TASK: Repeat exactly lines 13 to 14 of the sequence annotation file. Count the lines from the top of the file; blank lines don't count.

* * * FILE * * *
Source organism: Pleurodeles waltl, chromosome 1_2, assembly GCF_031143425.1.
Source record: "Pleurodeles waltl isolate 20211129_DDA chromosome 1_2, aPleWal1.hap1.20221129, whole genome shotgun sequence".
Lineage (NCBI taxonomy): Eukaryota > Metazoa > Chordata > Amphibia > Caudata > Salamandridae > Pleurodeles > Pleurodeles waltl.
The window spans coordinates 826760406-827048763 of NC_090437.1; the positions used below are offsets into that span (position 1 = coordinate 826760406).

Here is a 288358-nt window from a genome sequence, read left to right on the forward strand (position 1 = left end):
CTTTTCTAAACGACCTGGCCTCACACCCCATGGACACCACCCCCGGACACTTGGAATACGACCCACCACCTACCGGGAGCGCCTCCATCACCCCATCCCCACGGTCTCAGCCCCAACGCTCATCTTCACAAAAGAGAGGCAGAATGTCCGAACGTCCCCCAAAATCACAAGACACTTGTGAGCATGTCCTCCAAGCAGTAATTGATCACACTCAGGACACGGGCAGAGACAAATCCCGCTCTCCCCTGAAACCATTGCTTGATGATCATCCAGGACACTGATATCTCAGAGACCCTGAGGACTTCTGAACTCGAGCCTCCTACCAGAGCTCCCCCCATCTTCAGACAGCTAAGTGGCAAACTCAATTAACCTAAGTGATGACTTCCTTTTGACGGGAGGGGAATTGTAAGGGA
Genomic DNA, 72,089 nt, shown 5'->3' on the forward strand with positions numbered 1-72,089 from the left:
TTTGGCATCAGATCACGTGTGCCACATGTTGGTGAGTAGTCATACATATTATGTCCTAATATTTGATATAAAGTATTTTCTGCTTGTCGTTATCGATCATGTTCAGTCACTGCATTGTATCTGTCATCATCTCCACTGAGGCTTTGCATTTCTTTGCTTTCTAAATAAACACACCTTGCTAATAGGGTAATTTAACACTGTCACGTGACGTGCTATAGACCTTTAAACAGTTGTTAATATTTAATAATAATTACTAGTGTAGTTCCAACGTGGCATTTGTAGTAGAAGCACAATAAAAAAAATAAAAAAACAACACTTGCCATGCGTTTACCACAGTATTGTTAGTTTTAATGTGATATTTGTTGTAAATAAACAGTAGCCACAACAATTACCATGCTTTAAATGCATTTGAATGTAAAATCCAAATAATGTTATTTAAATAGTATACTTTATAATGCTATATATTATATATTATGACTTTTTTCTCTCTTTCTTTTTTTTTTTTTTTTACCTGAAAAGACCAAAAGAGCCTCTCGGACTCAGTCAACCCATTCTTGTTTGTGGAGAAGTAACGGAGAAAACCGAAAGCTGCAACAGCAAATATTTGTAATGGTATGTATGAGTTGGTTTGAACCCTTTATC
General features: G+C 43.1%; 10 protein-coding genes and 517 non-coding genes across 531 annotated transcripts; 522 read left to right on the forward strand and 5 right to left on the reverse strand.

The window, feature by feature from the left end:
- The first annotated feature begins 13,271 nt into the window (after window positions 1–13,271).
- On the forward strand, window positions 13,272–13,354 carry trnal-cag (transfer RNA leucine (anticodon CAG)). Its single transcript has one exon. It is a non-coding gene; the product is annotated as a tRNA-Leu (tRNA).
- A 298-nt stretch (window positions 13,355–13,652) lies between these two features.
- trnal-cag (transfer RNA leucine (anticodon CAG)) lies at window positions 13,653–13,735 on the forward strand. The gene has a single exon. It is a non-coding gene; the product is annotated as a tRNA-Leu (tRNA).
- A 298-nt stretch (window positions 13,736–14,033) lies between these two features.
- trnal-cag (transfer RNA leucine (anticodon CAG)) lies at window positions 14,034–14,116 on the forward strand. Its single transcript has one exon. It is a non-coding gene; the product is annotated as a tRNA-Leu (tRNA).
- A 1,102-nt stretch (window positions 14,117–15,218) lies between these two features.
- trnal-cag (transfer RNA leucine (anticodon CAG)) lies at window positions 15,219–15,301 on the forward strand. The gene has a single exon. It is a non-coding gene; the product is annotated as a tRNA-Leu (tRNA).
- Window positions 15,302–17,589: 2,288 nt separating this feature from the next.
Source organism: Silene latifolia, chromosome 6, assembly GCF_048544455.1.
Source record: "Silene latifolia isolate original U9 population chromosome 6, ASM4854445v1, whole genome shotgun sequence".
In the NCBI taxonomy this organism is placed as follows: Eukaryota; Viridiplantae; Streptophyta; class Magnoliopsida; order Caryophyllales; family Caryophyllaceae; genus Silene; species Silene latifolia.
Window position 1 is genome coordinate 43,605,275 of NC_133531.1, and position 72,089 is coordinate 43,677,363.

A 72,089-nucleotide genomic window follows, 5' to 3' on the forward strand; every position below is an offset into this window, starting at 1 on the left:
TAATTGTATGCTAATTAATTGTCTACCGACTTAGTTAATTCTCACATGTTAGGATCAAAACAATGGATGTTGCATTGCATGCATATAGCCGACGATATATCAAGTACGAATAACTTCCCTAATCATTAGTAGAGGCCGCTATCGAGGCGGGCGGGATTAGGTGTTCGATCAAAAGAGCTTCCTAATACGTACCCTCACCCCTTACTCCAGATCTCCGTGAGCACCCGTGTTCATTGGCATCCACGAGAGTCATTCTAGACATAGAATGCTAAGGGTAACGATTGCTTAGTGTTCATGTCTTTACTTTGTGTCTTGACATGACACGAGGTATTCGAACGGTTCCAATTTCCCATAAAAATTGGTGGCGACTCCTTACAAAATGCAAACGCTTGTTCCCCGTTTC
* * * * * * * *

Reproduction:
- A 298-nt stretch (window positions 13,355–13,652) lies between these two features.
- trnal-cag (transfer RNA leucine (anticodon CAG)) lies at window positions 13,653–13,735 on the forward strand. The gene has a single exon. It is a non-coding gene; the product is annotated as a tRNA-Leu (tRNA).